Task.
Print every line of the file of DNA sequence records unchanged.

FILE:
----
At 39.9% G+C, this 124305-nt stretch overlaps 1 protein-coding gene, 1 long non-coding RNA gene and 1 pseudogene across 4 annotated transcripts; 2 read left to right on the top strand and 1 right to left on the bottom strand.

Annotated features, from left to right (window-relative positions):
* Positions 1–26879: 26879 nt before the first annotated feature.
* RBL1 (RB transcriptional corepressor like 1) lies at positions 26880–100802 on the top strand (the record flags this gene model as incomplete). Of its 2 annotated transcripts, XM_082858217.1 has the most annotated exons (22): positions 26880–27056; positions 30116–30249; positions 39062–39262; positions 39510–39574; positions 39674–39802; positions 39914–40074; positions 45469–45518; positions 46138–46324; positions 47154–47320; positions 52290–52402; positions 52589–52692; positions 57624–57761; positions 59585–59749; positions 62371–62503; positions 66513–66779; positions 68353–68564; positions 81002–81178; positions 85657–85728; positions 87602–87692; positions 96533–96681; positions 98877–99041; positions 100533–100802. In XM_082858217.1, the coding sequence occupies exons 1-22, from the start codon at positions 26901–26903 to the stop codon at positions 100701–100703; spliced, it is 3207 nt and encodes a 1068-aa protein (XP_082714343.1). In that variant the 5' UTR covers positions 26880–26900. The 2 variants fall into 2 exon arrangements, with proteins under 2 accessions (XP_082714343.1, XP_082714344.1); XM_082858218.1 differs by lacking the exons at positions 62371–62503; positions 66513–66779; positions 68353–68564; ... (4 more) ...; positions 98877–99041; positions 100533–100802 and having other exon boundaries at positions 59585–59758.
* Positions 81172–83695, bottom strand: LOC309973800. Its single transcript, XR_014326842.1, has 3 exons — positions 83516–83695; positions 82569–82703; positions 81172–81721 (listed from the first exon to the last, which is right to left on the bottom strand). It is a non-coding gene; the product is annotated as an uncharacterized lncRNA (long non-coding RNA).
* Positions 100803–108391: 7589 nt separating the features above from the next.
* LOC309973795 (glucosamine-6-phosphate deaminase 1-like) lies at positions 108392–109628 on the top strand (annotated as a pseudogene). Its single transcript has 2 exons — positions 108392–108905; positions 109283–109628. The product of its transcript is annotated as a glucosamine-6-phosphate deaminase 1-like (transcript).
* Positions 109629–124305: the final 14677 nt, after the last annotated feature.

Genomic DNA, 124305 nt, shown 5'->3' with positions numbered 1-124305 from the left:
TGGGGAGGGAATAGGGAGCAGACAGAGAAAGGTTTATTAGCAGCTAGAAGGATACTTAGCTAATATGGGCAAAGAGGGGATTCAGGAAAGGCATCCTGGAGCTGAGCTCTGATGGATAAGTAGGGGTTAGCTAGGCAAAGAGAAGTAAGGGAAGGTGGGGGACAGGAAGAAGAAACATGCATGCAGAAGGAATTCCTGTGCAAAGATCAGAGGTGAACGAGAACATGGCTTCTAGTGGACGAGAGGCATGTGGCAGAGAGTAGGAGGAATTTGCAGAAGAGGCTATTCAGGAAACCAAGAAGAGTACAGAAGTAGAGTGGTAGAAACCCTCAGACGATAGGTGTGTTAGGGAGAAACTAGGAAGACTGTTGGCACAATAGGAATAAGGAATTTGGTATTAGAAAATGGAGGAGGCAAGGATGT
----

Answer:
At 39.9% G+C, this 124305-nt stretch overlaps 1 protein-coding gene, 1 long non-coding RNA gene and 1 pseudogene across 4 annotated transcripts; 2 read left to right on the top strand and 1 right to left on the bottom strand.

Annotated features, from left to right (window-relative positions):
* Positions 1–26879: 26879 nt before the first annotated feature.
* RBL1 (RB transcriptional corepressor like 1) lies at positions 26880–100802 on the top strand (the record flags this gene model as incomplete). Of its 2 annotated transcripts, XM_082858217.1 has the most annotated exons (22): positions 26880–27056; positions 30116–30249; positions 39062–39262; positions 39510–39574; positions 39674–39802; positions 39914–40074; positions 45469–45518; positions 46138–46324; positions 47154–47320; positions 52290–52402; positions 52589–52692; positions 57624–57761; positions 59585–59749; positions 62371–62503; positions 66513–66779; positions 68353–68564; positions 81002–81178; positions 85657–85728; positions 87602–87692; positions 96533–96681; positions 98877–99041; positions 100533–100802. In XM_082858217.1, the coding sequence occupies exons 1-22, from the start codon at positions 26901–26903 to the stop codon at positions 100701–100703; spliced, it is 3207 nt and encodes a 1068-aa protein (XP_082714343.1). In that variant the 5' UTR covers positions 26880–26900. The 2 variants fall into 2 exon arrangements, with proteins under 2 accessions (XP_082714343.1, XP_082714344.1); XM_082858218.1 differs by lacking the exons at positions 62371–62503; positions 66513–66779; positions 68353–68564; ... (4 more) ...; positions 98877–99041; positions 100533–100802 and having other exon boundaries at positions 59585–59758.
* Positions 81172–83695, bottom strand: LOC309973800. Its single transcript, XR_014326842.1, has 3 exons — positions 83516–83695; positions 82569–82703; positions 81172–81721 (listed from the first exon to the last, which is right to left on the bottom strand). It is a non-coding gene; the product is annotated as an uncharacterized lncRNA (long non-coding RNA).
* Positions 100803–108391: 7589 nt separating the features above from the next.
* LOC309973795 (glucosamine-6-phosphate deaminase 1-like) lies at positions 108392–109628 on the top strand (annotated as a pseudogene). Its single transcript has 2 exons — positions 108392–108905; positions 109283–109628. The product of its transcript is annotated as a glucosamine-6-phosphate deaminase 1-like (transcript).
* Positions 109629–124305: the final 14677 nt, after the last annotated feature.

Genomic DNA, 124305 nt, shown 5'->3' with positions numbered 1-124305 from the left:
TGGGGAGGGAATAGGGAGCAGACAGAGAAAGGTTTATTAGCAGCTAGAAGGATACTTAGCTAATATGGGCAAAGAGGGGATTCAGGAAAGGCATCCTGGAGCTGAGCTCTGATGGATAAGTAGGGGTTAGCTAGGCAAAGAGAAGTAAGGGAAGGTGGGGGACAGGAAGAAGAAACATGCATGCAGAAGGAATTCCTGTGCAAAGATCAGAGGTGAACGAGAACATGGCTTCTAGTGGACGAGAGGCATGTGGCAGAGAGTAGGAGGAATTTGCAGAAGAGGCTATTCAGGAAACCAAGAAGAGTACAGAAGTAGAGTGGTAGAAACCCTCAGACGATAGGTGTGTTAGGGAGAAACTAGGAAGACTGTTGGCACAATAGGAATAAGGAATTTGGTATTAGAAAATGGAGGAGGCAAGGATGT